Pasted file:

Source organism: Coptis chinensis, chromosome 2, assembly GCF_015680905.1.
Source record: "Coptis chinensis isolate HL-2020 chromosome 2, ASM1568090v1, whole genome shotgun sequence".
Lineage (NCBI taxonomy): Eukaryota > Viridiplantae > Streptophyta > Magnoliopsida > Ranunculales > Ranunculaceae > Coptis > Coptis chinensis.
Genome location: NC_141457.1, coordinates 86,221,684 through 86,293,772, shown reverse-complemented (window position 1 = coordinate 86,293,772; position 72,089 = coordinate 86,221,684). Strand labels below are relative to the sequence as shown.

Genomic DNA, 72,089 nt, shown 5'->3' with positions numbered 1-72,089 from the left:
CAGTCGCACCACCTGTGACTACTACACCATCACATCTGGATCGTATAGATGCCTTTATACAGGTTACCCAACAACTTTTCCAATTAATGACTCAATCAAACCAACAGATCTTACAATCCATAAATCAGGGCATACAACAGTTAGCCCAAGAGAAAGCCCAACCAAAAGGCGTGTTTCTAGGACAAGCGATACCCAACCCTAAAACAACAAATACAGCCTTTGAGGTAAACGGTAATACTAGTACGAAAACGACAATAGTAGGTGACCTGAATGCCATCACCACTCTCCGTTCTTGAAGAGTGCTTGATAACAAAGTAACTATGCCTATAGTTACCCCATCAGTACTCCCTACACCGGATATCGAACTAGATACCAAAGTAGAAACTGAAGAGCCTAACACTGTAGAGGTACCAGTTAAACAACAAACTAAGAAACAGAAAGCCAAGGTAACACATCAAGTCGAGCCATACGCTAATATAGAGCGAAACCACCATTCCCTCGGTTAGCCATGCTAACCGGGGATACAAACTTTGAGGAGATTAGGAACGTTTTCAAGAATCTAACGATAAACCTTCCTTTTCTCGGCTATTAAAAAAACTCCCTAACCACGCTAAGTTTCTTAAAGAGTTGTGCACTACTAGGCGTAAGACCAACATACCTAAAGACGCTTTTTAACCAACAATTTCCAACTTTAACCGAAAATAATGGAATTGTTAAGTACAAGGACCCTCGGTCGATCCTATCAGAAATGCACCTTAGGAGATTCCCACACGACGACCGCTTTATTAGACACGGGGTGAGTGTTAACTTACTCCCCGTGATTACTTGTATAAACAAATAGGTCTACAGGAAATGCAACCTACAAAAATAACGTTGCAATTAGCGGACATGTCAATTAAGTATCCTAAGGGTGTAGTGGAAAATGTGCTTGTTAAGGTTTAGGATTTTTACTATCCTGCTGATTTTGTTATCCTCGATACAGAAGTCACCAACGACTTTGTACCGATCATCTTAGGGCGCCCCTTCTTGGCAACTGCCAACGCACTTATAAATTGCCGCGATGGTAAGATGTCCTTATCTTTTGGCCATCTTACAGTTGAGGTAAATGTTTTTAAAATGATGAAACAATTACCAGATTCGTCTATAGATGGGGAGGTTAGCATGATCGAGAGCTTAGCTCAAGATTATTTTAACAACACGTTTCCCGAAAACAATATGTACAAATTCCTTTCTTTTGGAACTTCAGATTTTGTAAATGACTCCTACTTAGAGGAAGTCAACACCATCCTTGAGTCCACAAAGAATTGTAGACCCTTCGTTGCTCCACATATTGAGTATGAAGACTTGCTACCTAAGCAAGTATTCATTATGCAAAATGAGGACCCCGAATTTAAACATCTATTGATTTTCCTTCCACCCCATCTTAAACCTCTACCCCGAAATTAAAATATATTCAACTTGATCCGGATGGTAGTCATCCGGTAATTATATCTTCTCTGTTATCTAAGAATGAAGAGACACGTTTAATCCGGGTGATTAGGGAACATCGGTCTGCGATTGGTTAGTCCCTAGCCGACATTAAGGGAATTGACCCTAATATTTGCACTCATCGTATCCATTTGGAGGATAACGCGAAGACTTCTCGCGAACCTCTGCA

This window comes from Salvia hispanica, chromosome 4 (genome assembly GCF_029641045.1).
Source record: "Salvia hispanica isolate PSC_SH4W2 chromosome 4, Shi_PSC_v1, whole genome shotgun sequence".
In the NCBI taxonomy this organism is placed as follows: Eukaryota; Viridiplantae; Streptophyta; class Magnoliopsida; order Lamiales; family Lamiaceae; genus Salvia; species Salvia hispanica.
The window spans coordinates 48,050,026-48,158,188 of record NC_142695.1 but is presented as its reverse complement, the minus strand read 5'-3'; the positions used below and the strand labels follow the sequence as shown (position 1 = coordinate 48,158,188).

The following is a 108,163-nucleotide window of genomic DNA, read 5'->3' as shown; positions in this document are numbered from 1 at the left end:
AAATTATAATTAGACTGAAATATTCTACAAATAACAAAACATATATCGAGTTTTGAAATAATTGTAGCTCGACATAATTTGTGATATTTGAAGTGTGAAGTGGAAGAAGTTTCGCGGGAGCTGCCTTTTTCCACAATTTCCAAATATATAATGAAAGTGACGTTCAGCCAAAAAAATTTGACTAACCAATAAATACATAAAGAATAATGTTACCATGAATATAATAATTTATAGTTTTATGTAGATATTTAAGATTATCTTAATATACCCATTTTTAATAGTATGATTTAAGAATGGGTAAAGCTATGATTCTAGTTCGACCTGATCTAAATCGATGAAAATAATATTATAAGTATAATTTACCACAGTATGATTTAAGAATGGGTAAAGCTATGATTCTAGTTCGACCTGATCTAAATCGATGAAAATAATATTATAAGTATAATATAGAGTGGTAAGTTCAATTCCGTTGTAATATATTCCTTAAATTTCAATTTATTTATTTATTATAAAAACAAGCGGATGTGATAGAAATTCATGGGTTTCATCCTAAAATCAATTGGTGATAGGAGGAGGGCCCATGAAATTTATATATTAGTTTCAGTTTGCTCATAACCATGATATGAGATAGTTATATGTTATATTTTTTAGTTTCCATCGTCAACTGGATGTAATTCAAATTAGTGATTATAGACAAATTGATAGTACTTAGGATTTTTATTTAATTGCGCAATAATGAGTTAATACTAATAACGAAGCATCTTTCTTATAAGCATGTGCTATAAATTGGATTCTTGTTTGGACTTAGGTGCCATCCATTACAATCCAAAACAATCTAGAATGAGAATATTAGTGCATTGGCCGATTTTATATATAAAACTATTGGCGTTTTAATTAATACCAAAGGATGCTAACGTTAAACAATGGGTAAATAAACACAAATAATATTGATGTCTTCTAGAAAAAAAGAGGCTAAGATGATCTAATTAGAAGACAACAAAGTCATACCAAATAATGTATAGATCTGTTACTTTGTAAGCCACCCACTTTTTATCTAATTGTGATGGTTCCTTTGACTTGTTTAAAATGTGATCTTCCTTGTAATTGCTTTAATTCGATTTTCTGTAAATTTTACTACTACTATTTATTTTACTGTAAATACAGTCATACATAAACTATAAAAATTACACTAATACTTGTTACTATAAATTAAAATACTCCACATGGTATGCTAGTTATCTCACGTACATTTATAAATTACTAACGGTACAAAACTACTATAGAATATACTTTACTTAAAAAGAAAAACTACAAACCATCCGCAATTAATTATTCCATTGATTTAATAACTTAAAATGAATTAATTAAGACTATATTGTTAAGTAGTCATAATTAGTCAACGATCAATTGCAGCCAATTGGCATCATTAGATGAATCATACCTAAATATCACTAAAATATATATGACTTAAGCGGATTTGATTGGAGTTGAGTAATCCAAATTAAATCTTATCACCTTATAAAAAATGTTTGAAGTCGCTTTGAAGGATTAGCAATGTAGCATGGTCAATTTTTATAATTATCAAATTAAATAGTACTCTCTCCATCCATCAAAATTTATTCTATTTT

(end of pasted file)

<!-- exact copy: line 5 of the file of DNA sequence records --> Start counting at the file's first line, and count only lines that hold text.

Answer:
Genomic DNA, 72,089 nt, shown 5'->3' with positions numbered 1-72,089 from the left: